Romans and epistemology

I have been fascinated with the 1st Chapter of Romans for some time; while it serves as an introduction to the rest of the book, Paul says an awful lot in just a few verses.  Paul was, of course, writing to the church in Rome – that is, those in Rome who have been already converted to Christianity, which included both Jews and Gentiles. If I had been a member of that church, I think this line might have caught my attention:

14I am obligated both to Greeks and non-Greeks, both to the wise and the foolish. 15That is why I am so eager to preach the gospel also to you who are at Rome.

Just what is he getting at here?  I would think that this would have sparked some discussion, especially since the Jewish and Greek (gentile) Christians often had trouble getting along, especially as the early Jewish Christians had trouble giving up Jewish practices such as the dietary laws (see Chapter 14).  Paul’s purpose, I think, in writing this letter was at least in part to emphasize and confirm the basic truth of the Gospel, and that it was the same for both Jews and Gentiles. He was probably speaking to the Jewish Christians specifically when he wrote,

16I am not ashamed of the gospel, because it is the power of God for the salvation of everyone who believes: first for the Jew, then for the Gentile. 17For in the gospel a righteousness from God is revealed, a righteousness that is by faith from first to last, just as it is written: “The righteous will live by faith.”

While I don’t know that this was Paul’s intent, in this next section, Paul gets to the heart of his thoughts on epistemology. Many tend to focus on the subject of God’s wrath and sexual immorality, but that’s not my point here; let’s look at this passage and see what it tells us about Paul’s epistemology:

18The wrath of God is being revealed from heaven against all the godlessness and wickedness of men who suppress the truth by their wickedness, 19since what may be known about God is plain to them, because God has made it plain to them. 20For since the creation of the world God’s invisible qualities—his eternal power and divine nature—have been clearly seen, being understood from what has been made, so that men are without excuse.

21For although they knew God, they neither glorified him as God nor gave thanks to him, but their thinking became futile and their foolish hearts were darkened. 22Although they claimed to be wise, they became fools 23and exchanged the glory of the immortal God for images made to look like mortal man and birds and animals and reptiles.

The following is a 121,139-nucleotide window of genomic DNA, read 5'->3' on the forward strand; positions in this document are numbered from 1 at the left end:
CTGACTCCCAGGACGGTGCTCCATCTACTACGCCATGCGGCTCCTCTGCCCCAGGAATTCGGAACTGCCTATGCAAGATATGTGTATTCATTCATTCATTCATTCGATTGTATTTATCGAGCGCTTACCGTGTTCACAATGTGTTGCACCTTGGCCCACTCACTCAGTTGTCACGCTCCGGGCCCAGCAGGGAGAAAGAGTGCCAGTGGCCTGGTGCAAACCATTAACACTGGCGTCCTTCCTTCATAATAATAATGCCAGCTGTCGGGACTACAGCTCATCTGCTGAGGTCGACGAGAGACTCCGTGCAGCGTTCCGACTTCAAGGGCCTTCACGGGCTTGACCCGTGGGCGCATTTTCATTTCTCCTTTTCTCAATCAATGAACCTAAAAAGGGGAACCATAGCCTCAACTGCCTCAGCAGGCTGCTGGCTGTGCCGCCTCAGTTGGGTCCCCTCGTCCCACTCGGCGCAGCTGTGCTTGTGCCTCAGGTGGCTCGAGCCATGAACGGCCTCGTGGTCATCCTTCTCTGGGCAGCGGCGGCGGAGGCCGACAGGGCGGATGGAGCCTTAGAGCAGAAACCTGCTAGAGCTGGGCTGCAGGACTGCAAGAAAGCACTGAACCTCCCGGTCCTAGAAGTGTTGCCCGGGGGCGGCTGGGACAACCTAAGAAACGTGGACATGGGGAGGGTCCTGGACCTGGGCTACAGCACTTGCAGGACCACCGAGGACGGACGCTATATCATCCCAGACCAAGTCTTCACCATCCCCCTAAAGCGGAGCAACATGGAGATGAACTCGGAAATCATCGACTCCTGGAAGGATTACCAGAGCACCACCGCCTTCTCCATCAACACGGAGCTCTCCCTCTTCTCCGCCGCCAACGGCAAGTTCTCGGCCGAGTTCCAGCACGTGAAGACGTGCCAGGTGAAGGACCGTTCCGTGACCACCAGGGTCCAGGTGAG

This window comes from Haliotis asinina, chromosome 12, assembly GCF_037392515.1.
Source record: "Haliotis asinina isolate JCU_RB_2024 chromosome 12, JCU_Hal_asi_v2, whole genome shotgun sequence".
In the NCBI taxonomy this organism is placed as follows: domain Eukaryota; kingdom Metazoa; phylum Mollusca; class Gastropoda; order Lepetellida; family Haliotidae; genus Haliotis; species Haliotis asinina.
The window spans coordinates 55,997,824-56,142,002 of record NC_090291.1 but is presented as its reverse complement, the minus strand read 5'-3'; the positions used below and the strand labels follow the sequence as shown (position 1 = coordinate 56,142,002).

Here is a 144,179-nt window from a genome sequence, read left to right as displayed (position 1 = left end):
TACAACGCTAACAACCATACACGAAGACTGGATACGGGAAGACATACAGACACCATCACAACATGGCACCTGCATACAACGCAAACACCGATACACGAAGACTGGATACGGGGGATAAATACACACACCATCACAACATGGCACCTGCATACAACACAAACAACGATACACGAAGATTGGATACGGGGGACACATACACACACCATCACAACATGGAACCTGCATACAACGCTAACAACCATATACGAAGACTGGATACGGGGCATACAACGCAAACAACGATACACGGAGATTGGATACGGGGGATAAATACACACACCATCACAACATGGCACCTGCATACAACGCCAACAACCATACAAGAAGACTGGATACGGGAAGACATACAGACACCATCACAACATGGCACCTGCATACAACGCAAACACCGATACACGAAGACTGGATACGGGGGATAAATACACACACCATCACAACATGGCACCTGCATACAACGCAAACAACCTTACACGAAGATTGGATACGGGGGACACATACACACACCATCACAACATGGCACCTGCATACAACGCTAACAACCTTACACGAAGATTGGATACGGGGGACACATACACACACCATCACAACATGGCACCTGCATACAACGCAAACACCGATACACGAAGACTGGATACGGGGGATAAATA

24Therefore God gave them over in the sinful desires of their hearts to sexual impurity for the degrading of their bodies with one another. 25They exchanged the truth of God for a lie, and worshiped and served created things rather than the Creator—who is forever praised. Amen.

Verses 18 and 19 clearly are directed to contemporaries, who Paul accuses of suppressing the truth, which Paul maintains is plainly evident; not that the presence of God is something they had to deduce based on vague clues. No, Paul is clear here: “God has made it plain to them.”  Continuing on, Paul goes on further, stating that from the time of Creation, God’s nature has been clearly seen.  He then develops what has happened historically; at least, verse 21 starts what appears in NIV to paint an historical picture of man’s fall from knowing God – not just being aware of God – to choosing to worship material objects. The story of the golden calf comes to mind here, as one example. More currently, we see the rise of philosophical materialism, which of course is simply exchanging belief in a Creator for a self-creating (or eternal) material world. As I’ve argued before, materialism is the philosophical foundation to much of modern science.  As Nietzsche said in On the Genealogy of Morals:

Strictly speaking, there is no such thing as science ‘without any presuppositions’; this thought does not bear thinking through since it is paralogical: a philosophy, a ‘faith,’ must always be there first of all, so that science can acquire from it a direction, a meaning, a limit, a method, a right to exist.

But, that’s a bit of a side-track, as interesting a quote as that is.

What stands out to me in the Romans passage is that the knowledge of God is not simply inferred by Creation; the knowledge of God comes initially by God as He reveals himself. This thinking parallels Jesus’ statement in John 6:44, “No one can come to me unless the Father who sent me draws him.” As I said in a recent post, God is not an explanation, a belief derived from natural observation. This reduces the belief in God to a construct rooted in naturalism, which of course is fitting for those who wish to argue it away.  Rather, I am unapologetically a presuppositionalist as I view the world, having first had revelation of God. In other words, I need no further proof, although I see it all around me.

The knowledge of God, whether we look to nature, or logic, or science, or even the Bible, originates with God. This is, of course, theology, just in case you were wondering. But, if the knowledge of God only comes from God, then theology is where it’s at.

Now, this raises some very interesting questions, for which I don’t have answers.  One such question, which I would expect at least some atheists to ask, is “Why hasn’t God revealed himself to me?”  Just earlier this evening I read an interesting account of someone who tried for 20 years to believe, but finally had to admit he simply couldn’t.  Does God reveal himself to all?  Romans 1 would seem to indicate a “yes” answer. Then, why do so many claim to have never found him?  As I said, I don’t necessarily have the answer. It’s something to think about…

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